MOYUKH CHATTERJEE, then a student at Emory University, Atlanta, Georgia, received funding in May 2010 to aid research on 'Legacies of Collective Violence: Survivors, NGOs, and the State in Gujarat, India,' supervised by Dr. Bruce Knauft. This project examines how mass violence unfolds across legal institutions of state redress and its implications for survivors and human-rights NGOs struggling for justice in India. Despite numerous official commissions of inquiry, human-rights activism, and civil society efforts, mass violence against minorities -- supported by state officials and militant rightwing organizations -- goes largely unpunished in India. By examining the production, circulation, and interpretation of police and legal documents within different state institutions, and victim and NGO efforts to challenge state impunity, this project examines state writing practices and its effects on legal accountability. Based on eighteen months of fieldwork in lower courts, legal-aid NGOs, and survivors/complainants of the anti-Muslim violence in 2002, this project outlines how law courts obfuscate individual culpability, invalidate victims' testimony, and render sexual and gendered violence against minorities invisible. The study examines the role of legal and police documents in enabling the state apparatus to regulate what can be officially seen and said about public acts of mass violence involving ruling politicians and state officials, and its implications for survivors, human-rights activists, and NGOs fighting for legal justice.
von Hatzfeldt, Gaia, U. of Edinburgh, Edinburgh, United Kingdom - To aid research on 'Vernacular Justice: Adjudicating Corruption in Rural India,' supervised by Dr. Jonathan Spencer
GAIA von HATZFELDT, then a student at University of Edinburgh, Edinburgh, United Kingdom, was awarded funding in October 2010 to aid research on 'Vernacular Justice: Adjudicating Corruption in Rural India,' supervised by Dr. Jonathan Spenser. Policy-making is not a static linear process, but rather, it is intrinsically dynamic, involving a broad constellation of variables, actors and activities. A significant variable in this dynamism of policy-making is the role played by civil society. This project examines the processes involved in the formulation of one of India's landmark social policies - the National Rural Employment Guarantee Act (NREGA) - through the lens of one particular civil society formation. Specifically, it focuses on the efforts of these civil society actors in institutionalising social audits, a mechanism for safeguarding transparency and accountability in NREGA. MKSS, an organisation active in rural Rajasthan, has over its two decades of campaigning against corruption, become widely recognised as pundits in the practice of social audits. By mobilising on various scales and performing multiple roles and affiliations, MKSS has played a significant role in drafting national transparency and accountability measures. The entry of MKSS into domains of decision-making in the formulation of NREGA indicates that policy-making is a porous and fluid process. By shaping the formulation of social audits for NREGA, MKSS contributes to the blurring of boundaries between state and society and the reconfiguration of policy-making processes in India.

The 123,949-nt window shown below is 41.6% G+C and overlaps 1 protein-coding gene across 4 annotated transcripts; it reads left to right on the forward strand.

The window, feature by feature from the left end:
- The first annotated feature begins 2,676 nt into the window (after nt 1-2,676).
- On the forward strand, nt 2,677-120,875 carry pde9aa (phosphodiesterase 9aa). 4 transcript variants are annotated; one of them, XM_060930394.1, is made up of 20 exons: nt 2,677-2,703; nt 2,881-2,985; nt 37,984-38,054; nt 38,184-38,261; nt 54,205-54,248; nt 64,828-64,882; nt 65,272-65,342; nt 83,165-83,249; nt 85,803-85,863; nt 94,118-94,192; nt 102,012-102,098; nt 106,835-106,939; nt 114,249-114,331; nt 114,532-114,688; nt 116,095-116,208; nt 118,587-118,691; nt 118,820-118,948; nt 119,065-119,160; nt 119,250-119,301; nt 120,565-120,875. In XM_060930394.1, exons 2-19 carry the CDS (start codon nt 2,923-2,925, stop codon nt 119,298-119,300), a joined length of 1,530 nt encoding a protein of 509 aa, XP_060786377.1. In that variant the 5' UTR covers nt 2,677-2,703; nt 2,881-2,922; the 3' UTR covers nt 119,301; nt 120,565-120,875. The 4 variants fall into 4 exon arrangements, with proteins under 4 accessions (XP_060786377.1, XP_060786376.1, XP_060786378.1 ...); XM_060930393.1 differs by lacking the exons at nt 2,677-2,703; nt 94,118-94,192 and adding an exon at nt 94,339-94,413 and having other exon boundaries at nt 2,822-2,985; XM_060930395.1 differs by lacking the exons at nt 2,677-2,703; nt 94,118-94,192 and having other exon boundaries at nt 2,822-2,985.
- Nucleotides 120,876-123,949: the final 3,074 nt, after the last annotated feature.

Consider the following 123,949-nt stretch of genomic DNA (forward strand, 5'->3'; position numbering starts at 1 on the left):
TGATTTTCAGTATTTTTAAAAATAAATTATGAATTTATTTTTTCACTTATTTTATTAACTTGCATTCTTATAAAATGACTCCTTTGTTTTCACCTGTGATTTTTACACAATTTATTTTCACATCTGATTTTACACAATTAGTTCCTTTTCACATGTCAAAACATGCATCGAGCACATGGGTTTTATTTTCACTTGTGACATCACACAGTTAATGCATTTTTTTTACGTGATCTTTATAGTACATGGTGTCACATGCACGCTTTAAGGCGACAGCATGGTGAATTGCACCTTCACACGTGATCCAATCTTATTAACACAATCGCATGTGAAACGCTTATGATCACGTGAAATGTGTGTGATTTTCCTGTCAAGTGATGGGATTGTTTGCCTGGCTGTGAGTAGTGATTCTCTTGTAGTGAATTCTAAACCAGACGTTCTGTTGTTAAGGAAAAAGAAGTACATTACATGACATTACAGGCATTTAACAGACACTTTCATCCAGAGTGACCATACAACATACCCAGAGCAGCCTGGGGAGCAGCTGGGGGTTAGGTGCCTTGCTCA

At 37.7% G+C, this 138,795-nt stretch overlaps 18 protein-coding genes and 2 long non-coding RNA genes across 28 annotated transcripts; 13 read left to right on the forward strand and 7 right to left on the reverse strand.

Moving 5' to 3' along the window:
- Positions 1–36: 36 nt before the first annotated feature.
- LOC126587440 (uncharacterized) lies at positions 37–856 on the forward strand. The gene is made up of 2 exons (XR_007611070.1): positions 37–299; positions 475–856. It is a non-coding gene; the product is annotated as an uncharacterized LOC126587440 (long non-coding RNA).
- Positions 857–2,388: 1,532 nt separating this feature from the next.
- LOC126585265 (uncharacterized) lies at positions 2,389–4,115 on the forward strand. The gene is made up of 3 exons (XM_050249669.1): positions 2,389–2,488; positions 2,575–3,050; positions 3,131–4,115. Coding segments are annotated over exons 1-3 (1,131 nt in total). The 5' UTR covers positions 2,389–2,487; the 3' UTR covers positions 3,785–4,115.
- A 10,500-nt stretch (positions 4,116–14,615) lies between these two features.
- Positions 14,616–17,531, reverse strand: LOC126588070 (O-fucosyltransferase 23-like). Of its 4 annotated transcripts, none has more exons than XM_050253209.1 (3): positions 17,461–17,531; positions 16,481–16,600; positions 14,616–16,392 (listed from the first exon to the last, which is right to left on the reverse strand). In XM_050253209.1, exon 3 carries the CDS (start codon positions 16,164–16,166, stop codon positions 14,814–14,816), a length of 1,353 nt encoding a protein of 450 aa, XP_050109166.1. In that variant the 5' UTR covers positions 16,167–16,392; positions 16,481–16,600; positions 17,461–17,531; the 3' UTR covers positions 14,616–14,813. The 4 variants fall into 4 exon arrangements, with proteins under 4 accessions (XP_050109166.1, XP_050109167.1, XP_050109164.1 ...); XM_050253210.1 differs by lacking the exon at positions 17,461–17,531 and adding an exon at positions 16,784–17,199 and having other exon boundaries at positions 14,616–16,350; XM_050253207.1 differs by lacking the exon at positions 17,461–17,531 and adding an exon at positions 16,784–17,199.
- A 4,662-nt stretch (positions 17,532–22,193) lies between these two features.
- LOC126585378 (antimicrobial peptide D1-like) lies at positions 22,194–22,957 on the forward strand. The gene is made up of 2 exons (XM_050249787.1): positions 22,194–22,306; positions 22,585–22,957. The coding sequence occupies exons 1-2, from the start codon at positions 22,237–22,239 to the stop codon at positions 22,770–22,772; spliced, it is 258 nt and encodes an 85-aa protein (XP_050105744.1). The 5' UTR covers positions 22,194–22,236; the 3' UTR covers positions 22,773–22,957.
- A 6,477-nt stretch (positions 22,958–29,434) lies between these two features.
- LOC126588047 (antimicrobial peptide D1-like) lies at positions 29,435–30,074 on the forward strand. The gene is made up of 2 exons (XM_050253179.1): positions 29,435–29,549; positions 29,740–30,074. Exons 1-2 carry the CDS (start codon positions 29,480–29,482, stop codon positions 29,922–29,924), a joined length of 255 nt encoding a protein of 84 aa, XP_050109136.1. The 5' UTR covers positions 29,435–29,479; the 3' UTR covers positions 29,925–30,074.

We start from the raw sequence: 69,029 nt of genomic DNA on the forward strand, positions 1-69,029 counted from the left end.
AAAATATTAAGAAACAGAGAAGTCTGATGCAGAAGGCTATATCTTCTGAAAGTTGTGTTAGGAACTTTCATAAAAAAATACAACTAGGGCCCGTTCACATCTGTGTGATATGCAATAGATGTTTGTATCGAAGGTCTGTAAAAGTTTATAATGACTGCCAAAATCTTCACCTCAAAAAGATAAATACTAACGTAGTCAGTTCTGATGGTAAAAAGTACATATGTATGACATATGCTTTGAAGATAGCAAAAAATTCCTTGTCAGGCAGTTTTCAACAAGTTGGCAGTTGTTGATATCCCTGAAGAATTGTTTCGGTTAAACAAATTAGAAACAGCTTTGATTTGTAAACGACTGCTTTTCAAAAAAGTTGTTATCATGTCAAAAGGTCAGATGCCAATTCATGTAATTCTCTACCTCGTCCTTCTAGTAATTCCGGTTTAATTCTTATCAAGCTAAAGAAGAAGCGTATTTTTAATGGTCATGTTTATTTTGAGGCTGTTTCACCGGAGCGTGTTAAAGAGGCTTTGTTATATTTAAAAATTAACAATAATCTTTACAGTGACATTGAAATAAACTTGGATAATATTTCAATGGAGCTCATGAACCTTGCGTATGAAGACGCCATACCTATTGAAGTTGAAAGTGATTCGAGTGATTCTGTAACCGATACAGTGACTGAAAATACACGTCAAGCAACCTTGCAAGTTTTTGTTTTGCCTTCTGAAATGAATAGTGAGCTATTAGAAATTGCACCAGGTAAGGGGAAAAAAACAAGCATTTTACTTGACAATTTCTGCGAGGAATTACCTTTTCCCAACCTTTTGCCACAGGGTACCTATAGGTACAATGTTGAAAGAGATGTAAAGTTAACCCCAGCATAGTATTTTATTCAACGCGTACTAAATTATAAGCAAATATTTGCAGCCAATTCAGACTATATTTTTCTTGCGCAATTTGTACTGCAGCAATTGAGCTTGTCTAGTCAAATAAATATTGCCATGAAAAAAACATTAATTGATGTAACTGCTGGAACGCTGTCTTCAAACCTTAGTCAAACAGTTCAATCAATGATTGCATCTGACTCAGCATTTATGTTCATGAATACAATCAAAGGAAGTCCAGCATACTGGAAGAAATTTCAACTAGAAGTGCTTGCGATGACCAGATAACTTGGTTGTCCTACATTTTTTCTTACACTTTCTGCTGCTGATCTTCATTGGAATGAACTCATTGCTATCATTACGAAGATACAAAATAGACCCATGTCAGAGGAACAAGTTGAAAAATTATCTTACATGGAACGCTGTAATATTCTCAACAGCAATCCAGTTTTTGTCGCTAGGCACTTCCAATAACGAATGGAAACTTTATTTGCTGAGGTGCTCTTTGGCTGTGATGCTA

Liebman, Adam Daniel, U. of California, Davis, CA - To aid research on 'Turning Trash into Treasure: Waste, Commodity Values, and Environmentalism in Postsocialist China,' supervised by Dr. Li Zhang
ADAM D. LIEBMAN, then a student at University of California, Davis, California, received a grant in October 2013 to aid research on 'Turning Trash into Treasure: Waste, Commodity Values, and Environmentalism in Postsocialist China,' supervised by Dr. Li Zhang. This project investigated the shifting moral and economic values associated with waste and recycling in Yunnan Province, China. Ethnographic research revealed that waste politics is a crucial site where notions of 'environment' and its relations with human activities are being contested and reformulated in postsocialist China. Recent entrepreneurial and NGO attempts to regulate and reform a variety of practices labelled huishou (literally, 'taking back') draw heavily on Western environmentalist notions of 'recycling.' As such, this research focused on the practices of cultural and linguistic translation deployed in attempts to build an equivalence between 'huishou' and 'recycling.' In order to overcome the historical and cultural specificity of huishou practices and their relation with socialist-era experiences of resource scarcity and thrift, these attempts emphasize the connections between garbage and human-produced toxins which can move across time and space through complex biosocial processes. Lastly, research with one company in southern Yunnan Province-which received government praise and support for their efforts to utilize excess rubber tree seeds and recycled plastic in the production of building materials-highlighted different social actors' uneven access to and accumulation of environmentalist morality along different links of the commodity chains that transform wastes into 'green' products.